Sahiounie: The most important tool for Iran and Syria to use to protect their continuing bilateral economic relations is in supporting the two countries’ private sectors, both in trade and industry, for the benefit of investment opportunities in the free zones. The bartering system of exchanging goods and services without the use of currency is another tool that can be effective.
Bazaar: The trade between the two countries is set to reach $ 1 billion by next year. What are the plans for expanding bilateral trade? What ?is your opinion?
Sahiounie: Plans to expand bilateral trade include mechanisms to enhance commercial exchange and develop cooperation in the field of research laboratories and medical equipment and infrastructure projects, development, and investment.
The agreement is known as “long-term strategic economic cooperation”, which includes industrial, trade, and agricultural cooperation. Education, housing, public works, railroads, and investments are covered in other agreements.
An important banking agreement between Iran and Syria has been reached, which sends a message to the international community about the depth of Syrian-Iranian cooperation and will benefit Iranian companies wishing to invest in Syria and participate in reconstruction.
Syria and Iran signed several agreements worth $142.5 million, involving Iranian companies involved in the restoration of more than 2,000 MegaWatts of power production capacity, and additional projects by the dozens in the oil and agricultural sectors.
Bazaar: What is your opinion about the impact of Caesar’s law and resulting US sanctions on Iran-Syria trade?
Sahiounie: The impact of Caesar’s sanctions is psychological. To instill fear into the minds of all Syrian people, as well as all countries which would conduct business with Syria.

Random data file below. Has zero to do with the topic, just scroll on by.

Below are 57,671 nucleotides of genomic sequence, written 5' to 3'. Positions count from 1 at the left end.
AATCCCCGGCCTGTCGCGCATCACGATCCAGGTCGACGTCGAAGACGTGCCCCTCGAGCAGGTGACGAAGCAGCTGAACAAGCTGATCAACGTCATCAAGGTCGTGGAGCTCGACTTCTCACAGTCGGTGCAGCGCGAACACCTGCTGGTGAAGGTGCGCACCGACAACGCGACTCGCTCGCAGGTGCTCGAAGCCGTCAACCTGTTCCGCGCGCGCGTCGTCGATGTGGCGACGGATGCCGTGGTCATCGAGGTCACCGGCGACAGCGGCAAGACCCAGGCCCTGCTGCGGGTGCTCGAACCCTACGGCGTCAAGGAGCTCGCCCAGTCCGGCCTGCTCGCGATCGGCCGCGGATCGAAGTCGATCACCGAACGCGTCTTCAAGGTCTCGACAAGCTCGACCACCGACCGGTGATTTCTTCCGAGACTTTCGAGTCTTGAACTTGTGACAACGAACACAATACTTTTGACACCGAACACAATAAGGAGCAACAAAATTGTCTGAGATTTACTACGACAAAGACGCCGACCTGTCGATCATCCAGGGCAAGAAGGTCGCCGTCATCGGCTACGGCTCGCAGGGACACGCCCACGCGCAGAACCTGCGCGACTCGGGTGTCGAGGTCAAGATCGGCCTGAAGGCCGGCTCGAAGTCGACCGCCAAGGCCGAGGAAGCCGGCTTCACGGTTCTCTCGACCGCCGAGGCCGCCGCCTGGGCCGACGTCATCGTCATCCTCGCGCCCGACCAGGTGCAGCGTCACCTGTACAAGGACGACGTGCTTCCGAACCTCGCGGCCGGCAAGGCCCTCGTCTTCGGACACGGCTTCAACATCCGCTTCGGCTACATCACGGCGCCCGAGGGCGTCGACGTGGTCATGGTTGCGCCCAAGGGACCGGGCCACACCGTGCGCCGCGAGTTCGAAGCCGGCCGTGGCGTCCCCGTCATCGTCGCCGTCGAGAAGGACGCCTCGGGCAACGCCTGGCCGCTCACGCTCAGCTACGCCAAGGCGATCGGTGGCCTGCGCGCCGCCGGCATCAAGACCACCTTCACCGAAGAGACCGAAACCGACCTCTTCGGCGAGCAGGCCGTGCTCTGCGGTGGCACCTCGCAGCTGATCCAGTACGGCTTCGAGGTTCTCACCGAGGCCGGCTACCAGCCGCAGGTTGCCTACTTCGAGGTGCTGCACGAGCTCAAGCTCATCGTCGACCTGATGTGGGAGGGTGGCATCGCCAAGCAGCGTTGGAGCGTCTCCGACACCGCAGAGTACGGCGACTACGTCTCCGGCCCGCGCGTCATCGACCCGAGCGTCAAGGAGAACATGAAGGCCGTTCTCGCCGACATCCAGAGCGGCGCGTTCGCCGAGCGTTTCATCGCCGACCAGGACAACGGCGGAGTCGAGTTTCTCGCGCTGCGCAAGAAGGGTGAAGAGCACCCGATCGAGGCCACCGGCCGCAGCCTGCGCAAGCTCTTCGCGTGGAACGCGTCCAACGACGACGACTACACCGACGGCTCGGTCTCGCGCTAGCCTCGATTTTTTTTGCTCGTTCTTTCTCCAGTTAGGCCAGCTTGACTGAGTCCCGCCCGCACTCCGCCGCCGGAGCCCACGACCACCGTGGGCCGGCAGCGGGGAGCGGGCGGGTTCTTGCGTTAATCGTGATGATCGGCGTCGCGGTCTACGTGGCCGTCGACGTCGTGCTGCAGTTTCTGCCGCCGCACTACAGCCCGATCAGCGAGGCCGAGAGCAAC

Layer, after layer of sanctions, has been applied to Syria, to destroy the Syrian government, and installing a US puppet to be the ultimate ‘yes-man’ to Washington.
As Syria and the entire world grapple with the COVID-19 pandemic, the imposition of such inhumane sanctions has increased the suffering of the Syrian people. Instead of coming to the aid of people inside Syria with medical supplies to cope with the pandemic, the sanctions prevent medical companies abroad from doing business with merchants in Syria in the medical supplies industry, for fear of being tracked down and fined by the US Treasury Department.
Horror stories have been heard of companies in Europe who sent medicines and supplies to Syria, only to be tracked down in their own offices in Europe by US authorities enforcing the sanctions against anyone who would dare to throw a lifeline to anyone in Syria.
Bazaar: What is your assessment about Iran’s role in Syria`s reconstruction?
Sahiounie: Since 2017, Iranian companies have participated in rebuilding expos in Syria, and in 2019, the Syrian–Iranian Joint Chamber of Commerce held its first meeting. Iran is poised to play a leading role in the reconstruction of Syria. Projects include residential buildings, power stations, agriculture, telecommunications, oil, and mining.
In 2018, Iran signed a Memorandum of Understanding with Syria to construct 200,000 housing units near Damascus alongside other large projects
Iranian companies are participating in several major projects in Syria’s energy industry, including a gas-fired power plant project in Aleppo
Iran’s largest energy construction company, MAPNA Group, is engaged in the construction of the 540-MegaWatt combined-cycle power plant in Latakia.
Over 95 percent of the power plant equipment and much of the equipment in the Iranian electricity and water industry are domestically manufactured and can repair steam, natural gas, combined-cycle, incineration, and turbines of generators, as well as make strategic parts for power plants.
While the US-EU sanctions prevent Syria from importing much-needed replacement parts for infrastructure projects, the ability of the Iranian industrial engineers to manufacture what is needed can be a vital path around and behind the back of the western sanctions.